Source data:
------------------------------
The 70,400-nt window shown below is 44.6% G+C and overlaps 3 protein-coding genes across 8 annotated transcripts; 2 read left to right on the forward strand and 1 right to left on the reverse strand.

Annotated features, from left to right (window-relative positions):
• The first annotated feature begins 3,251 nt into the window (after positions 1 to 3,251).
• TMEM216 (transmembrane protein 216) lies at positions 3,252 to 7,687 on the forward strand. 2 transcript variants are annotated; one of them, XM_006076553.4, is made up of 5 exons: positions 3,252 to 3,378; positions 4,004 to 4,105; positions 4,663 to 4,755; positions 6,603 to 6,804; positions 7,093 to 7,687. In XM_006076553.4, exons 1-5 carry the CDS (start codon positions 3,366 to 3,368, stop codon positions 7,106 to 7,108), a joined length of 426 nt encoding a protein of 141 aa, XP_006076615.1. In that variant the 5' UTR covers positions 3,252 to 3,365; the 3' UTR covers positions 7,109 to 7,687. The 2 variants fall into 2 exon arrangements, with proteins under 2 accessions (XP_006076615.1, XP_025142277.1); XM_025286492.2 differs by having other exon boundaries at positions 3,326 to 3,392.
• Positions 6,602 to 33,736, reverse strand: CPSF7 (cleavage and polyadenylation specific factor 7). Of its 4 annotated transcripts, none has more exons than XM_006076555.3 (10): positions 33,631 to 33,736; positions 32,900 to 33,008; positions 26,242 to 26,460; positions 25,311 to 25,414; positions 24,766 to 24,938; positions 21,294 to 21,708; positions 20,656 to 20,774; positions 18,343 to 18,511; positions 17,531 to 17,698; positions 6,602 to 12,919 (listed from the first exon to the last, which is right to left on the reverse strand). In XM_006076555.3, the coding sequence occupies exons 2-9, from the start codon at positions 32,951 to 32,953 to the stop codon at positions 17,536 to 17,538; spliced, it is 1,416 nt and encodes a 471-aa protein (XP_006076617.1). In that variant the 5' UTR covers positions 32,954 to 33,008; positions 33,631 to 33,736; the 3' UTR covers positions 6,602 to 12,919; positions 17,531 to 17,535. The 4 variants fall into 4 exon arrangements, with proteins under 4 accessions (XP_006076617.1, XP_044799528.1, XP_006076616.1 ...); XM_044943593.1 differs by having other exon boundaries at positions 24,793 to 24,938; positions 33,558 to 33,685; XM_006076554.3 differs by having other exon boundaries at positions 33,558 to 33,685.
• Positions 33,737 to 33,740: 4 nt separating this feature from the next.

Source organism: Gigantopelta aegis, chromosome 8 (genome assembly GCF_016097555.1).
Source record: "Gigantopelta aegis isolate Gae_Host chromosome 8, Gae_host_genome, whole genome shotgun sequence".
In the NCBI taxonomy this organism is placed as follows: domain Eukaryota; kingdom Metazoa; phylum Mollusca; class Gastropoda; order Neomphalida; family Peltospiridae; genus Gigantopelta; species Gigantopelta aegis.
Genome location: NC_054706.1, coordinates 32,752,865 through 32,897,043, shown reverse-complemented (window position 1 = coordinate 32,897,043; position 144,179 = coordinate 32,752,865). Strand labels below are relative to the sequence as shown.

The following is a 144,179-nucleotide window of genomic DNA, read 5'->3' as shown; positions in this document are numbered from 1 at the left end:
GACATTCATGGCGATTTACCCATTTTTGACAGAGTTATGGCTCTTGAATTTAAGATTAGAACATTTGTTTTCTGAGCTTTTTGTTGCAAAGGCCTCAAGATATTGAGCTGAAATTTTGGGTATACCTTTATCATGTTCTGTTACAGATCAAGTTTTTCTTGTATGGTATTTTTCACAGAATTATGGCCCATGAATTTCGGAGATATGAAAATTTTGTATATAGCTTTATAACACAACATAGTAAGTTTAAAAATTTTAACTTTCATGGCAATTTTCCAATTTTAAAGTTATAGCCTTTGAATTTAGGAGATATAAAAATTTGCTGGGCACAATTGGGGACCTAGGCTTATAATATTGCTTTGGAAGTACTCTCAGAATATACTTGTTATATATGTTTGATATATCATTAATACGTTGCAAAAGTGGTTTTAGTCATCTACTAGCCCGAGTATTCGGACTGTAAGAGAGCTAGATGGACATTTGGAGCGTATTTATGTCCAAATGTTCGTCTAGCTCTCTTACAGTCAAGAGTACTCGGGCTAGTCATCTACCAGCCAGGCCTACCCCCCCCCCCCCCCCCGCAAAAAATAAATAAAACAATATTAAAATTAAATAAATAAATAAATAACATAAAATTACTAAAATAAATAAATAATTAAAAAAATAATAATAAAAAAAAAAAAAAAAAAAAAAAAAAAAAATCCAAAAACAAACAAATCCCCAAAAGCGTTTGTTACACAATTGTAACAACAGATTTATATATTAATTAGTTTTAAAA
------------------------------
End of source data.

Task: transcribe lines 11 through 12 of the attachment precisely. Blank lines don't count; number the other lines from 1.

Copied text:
The following is a 144,179-nucleotide window of genomic DNA, read 5'->3' as shown; positions in this document are numbered from 1 at the left end:
GACATTCATGGCGATTTACCCATTTTTGACAGAGTTATGGCTCTTGAATTTAAGATTAGAACATTTGTTTTCTGAGCTTTTTGTTGCAAAGGCCTCAAGATATTGAGCTGAAATTTTGGGTATACCTTTATCATGTTCTGTTACAGATCAAGTTTTTCTTGTATGGTATTTTTCACAGAATTATGGCCCATGAATTTCGGAGATATGAAAATTTTGTATATAGCTTTATAACACAACATAGTAAGTTTAAAAATTTTAACTTTCATGGCAATTTTCCAATTTTAAAGTTATAGCCTTTGAATTTAGGAGATATAAAAATTTGCTGGGCACAATTGGGGACCTAGGCTTATAATATTGCTTTGGAAGTACTCTCAGAATATACTTGTTATATATGTTTGATATATCATTAATACGTTGCAAAAGTGGTTTTAGTCATCTACTAGCCCGAGTATTCGGACTGTAAGAGAGCTAGATGGACATTTGGAGCGTATTTATGTCCAAATGTTCGTCTAGCTCTCTTACAGTCAAGAGTACTCGGGCTAGTCATCTACCAGCCAGGCCTACCCCCCCCCCCCCCCCCGCAAAAAATAAATAAAACAATATTAAAATTAAATAAATAAATAAATAACATAAAATTACTAAAATAAATAAATAATTAAAAAAATAATAATAAAAAAAAAAAAAAAAAAAAAAAAAAAAAATCCAAAAACAAACAAATCCCCAAAAGCGTTTGTTACACAATTGTAACAACAGATTTATATATTAATTAGTTTTAAAA